Syria hints at pullout as Beirut protesters fill streets
Nicholas Blanford in Beirut, Times.uk:
SYRIA hinted yesterday that it may succumb to international pressure and start to withdraw its estimated 14,000 troops from Lebanon.
The signal from Damascus came as tens of thousands of Christians, Druze and Muslims took to the streets of Beirut chanting anti-Syrian slogans in the biggest demonstrations in the Lebanese capital for many years.
President Bush, speaking in Brussels on the first day of his European tour, added to the pressure by demanding that Syria end its occupation of its much smaller neighbour.
“Just as the Syrian regime must take stronger action to stop those who support violence and subversion in Iraq, and must end its support for terrorist groups seeking to destroy the hope of peace between Israelis and Palestinians, Syria must also end its occupation of Lebanon,” he said.
The European Union joined the United States in demanding that Lebanon’s elections in May be free of foreign interference, and calling for an immediate international investigation into the killing of Rafik Hariri, the billionaire tycoon and former Lebanese Prime Minister, who died in a bomb blast a week ago.
Jack Straw, the Foreign Secretary, said that over Syria the EU was “on exactly the same page as the US”.
The killing of Mr Hariri has turned the spotlight firmly on Syria, with many Lebanese openly blaming Damascus, and Washington all but doing so.
Amr Moussa, the Secretary-General of the Arab League, met President Assad of Syria in Damascus yesterday and afterward quoted Mr Assad as saying that a “Syrian withdrawal is part of Syrian policy and (we) will see steps in this direction very soon”.
Mr Moussa said that the Syrian President had “stressed more than once his firm determination to go on with implementing the Taif agreement and achieve a Syrian withdrawal from Lebanon”.
The 1989 agreement was an accord between Lebanon’s factions that helped to end the 1975-90 civil war and outlined Syria’s role in postwar Lebanon. It said that Syria and Lebanon should agree a timetable for Syria’s military to withdraw, but that has not yet happened.
The streets in Beirut’s hotel district near the site where Mr Hariri was killed were filled yesterday with a crowd of people of different faiths chanting “Syria out, Syria out!” and “Liberation, Freedom, Independence!” One banner read: “Syrial killer.”
Many of them wore red scarves, which, since Mr Hariri’s death, have become a motif of their effort to end Syrian influence in Lebanon.
Some bore a huge placard naming Lebanese politicans who have been assassinated, starting with Kamal Jumblatt, the Druze leader, who was killed near a Syrian army checkpoint in 1977. “Enough is enough,” it proclaimed.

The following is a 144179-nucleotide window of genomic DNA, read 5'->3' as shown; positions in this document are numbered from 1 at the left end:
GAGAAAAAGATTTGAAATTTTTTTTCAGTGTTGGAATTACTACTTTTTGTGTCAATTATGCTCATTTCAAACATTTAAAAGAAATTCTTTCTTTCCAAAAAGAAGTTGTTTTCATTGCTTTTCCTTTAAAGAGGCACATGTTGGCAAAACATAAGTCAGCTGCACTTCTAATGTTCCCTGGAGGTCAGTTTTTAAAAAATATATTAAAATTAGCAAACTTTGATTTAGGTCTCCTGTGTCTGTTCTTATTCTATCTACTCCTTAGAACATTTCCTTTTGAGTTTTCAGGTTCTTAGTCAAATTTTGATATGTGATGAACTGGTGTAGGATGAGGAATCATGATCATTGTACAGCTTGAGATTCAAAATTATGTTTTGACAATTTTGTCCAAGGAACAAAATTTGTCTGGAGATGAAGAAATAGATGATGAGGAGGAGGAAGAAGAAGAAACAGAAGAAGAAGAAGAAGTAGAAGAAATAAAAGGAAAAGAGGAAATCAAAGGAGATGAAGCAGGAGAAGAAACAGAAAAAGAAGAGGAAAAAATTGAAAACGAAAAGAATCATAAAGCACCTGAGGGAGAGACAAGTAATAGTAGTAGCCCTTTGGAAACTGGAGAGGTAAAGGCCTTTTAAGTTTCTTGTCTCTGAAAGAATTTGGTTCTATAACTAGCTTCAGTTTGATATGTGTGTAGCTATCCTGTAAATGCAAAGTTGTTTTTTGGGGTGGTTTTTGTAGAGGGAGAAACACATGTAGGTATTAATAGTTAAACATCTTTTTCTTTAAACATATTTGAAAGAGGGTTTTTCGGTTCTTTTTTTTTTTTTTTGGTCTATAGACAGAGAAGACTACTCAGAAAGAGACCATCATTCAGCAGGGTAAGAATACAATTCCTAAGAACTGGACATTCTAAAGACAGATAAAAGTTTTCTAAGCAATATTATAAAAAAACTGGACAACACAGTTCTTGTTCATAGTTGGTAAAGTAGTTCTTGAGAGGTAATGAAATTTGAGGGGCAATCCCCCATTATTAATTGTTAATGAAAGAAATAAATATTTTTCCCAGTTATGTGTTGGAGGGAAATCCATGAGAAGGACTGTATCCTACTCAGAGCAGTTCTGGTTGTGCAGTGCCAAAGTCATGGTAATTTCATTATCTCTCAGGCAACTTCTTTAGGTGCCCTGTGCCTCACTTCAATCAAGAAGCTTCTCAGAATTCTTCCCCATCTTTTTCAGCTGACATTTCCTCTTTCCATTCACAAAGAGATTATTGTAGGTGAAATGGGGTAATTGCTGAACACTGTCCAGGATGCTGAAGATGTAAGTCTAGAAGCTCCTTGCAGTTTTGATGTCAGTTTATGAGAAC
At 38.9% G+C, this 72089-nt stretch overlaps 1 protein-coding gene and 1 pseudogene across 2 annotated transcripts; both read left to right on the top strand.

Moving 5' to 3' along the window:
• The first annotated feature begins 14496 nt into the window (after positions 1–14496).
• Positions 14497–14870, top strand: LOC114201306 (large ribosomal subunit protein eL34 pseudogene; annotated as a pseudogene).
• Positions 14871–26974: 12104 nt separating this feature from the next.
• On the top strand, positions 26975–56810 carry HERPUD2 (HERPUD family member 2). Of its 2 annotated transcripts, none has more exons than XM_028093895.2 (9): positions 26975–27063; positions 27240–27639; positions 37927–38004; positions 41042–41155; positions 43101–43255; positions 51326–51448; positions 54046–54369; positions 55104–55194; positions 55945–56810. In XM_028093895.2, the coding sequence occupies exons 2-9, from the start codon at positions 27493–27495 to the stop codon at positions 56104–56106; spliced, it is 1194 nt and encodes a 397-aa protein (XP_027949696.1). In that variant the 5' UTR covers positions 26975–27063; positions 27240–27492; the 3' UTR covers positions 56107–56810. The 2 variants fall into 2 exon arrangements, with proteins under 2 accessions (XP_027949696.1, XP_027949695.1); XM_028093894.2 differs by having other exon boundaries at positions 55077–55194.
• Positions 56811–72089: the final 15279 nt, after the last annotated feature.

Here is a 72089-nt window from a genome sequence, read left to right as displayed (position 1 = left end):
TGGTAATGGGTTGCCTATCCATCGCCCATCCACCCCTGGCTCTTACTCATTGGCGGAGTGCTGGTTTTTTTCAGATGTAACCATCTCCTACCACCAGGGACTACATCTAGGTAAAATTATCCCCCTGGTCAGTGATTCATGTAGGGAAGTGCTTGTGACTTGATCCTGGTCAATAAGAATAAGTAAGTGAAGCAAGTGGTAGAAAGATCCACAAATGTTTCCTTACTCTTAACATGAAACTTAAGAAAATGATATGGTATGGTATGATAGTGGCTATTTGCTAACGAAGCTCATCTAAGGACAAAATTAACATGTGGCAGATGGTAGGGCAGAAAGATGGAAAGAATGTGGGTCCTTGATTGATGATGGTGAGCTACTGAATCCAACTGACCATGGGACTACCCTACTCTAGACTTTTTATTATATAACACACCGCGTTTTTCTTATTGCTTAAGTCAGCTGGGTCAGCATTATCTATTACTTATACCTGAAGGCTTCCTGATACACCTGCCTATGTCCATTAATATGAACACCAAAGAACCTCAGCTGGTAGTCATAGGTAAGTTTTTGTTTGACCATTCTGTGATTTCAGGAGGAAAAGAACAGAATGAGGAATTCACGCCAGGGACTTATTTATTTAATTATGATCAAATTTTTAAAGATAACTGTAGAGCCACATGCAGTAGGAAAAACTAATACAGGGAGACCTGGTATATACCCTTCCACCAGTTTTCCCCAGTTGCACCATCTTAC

One man, hoisted aloft on the shoulders of a friend, brandished a crucifix in one hand and a Koran in the other. “We are all here today, Muslims and Christians, calling for freedom,” Ala Merai, 23, said.
At 12.55pm, the moment a week ago that Mr Hariri and 15 others died in the bomb blast, the crowd observed a moment’s silence. It ended with a thunderous rendition of the Lebanese national anthem, which echoed among the ruins of the towering Holiday Inn hotel, a lingering reminder of the civil war.
The crowd jammed the streets of central Beirut as they made their way to Mr Hariri’s grave beside Martyrs’ Square. Lebanese army commandos and riot police lined the route.
Dory Chamoun, a leading member of the Opposition, whose father, Camille, was President in the 1950s, said: “I haven’t seen a demonstration where all the Lebanese faiths participated since 1952. We hope this will open up a new era of an independent Lebanon rid of all foreign troops.”
85 YEARS OF DISCONTENT
1920: Lebanon and Syria created from Ottoman Empire and placed under French mandate
1946: Lebanon and Syria win independence
1975: Civil war erupts in Lebanon between Christians and Muslims
1976: Syrian troops intervene in Lebanon
1977: Damascus blamed for assassination of Kamal Jumblatt, Druze leader who opposed Syrian intervention
1982: Syrians accused of killing Bashir Gemayel, the Lebanese President, who made deal with Israel against Syria
1989: Damascus blamed for assassination of René Mouawad, the Lebanese President
1989: Taif agreement heralds end to civil war, enshrines Syrian involvement in Lebanon but calls for troop pullout
2000: Israel withdraws all forces from Lebanon
2003: President Bush of US signs Syria Accountability and Lebanese Sovereignty Restoration Act, demanding Syrian pullout
2004: Washington imposes economic sanctions against Damascus
2004: UN Security Council adopts US-French resolution calling on “foreign forces” to leave Lebanon
2005: Rafik Hariri, former Prime Minister, assassinated after leading calls for Syria to withdraw troops. Killing blamed on Damascus and sparks anti-Syrian demonstrations